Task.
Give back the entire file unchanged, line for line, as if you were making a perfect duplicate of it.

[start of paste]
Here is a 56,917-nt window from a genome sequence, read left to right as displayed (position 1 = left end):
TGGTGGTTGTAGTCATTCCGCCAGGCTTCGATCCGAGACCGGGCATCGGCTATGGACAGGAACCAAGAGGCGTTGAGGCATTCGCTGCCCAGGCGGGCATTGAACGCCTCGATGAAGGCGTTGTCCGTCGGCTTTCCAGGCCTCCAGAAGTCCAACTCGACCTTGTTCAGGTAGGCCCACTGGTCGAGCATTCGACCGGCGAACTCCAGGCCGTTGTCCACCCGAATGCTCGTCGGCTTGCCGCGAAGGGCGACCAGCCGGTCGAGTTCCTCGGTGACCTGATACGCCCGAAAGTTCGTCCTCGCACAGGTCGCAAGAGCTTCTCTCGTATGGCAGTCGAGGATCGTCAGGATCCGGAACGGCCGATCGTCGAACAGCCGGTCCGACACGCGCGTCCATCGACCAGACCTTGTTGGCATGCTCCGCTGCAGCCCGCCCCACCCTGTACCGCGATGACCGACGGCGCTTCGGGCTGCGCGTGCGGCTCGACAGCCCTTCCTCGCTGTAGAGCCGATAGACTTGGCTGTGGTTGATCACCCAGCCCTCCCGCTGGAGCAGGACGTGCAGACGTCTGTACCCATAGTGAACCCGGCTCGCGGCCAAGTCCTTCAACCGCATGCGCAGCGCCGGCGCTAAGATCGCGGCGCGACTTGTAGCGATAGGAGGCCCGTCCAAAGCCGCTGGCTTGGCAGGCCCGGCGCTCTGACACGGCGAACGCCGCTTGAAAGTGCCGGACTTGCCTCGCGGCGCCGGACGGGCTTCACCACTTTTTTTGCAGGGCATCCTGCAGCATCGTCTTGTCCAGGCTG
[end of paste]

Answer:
Here is a 56,917-nt window from a genome sequence, read left to right as displayed (position 1 = left end):
TGGTGGTTGTAGTCATTCCGCCAGGCTTCGATCCGAGACCGGGCATCGGCTATGGACAGGAACCAAGAGGCGTTGAGGCATTCGCTGCCCAGGCGGGCATTGAACGCCTCGATGAAGGCGTTGTCCGTCGGCTTTCCAGGCCTCCAGAAGTCCAACTCGACCTTGTTCAGGTAGGCCCACTGGTCGAGCATTCGACCGGCGAACTCCAGGCCGTTGTCCACCCGAATGCTCGTCGGCTTGCCGCGAAGGGCGACCAGCCGGTCGAGTTCCTCGGTGACCTGATACGCCCGAAAGTTCGTCCTCGCACAGGTCGCAAGAGCTTCTCTCGTATGGCAGTCGAGGATCGTCAGGATCCGGAACGGCCGATCGTCGAACAGCCGGTCCGACACGCGCGTCCATCGACCAGACCTTGTTGGCATGCTCCGCTGCAGCCCGCCCCACCCTGTACCGCGATGACCGACGGCGCTTCGGGCTGCGCGTGCGGCTCGACAGCCCTTCCTCGCTGTAGAGCCGATAGACTTGGCTGTGGTTGATCACCCAGCCCTCCCGCTGGAGCAGGACGTGCAGACGTCTGTACCCATAGTGAACCCGGCTCGCGGCCAAGTCCTTCAACCGCATGCGCAGCGCCGGCGCTAAGATCGCGGCGCGACTTGTAGCGATAGGAGGCCCGTCCAAAGCCGCTGGCTTGGCAGGCCCGGCGCTCTGACACGGCGAACGCCGCTTGAAAGTGCCGGACTTGCCTCGCGGCGCCGGACGGGCTTCACCACTTTTTTTGCAGGGCATCCTGCAGCATCGTCTTGTCCAGGCTG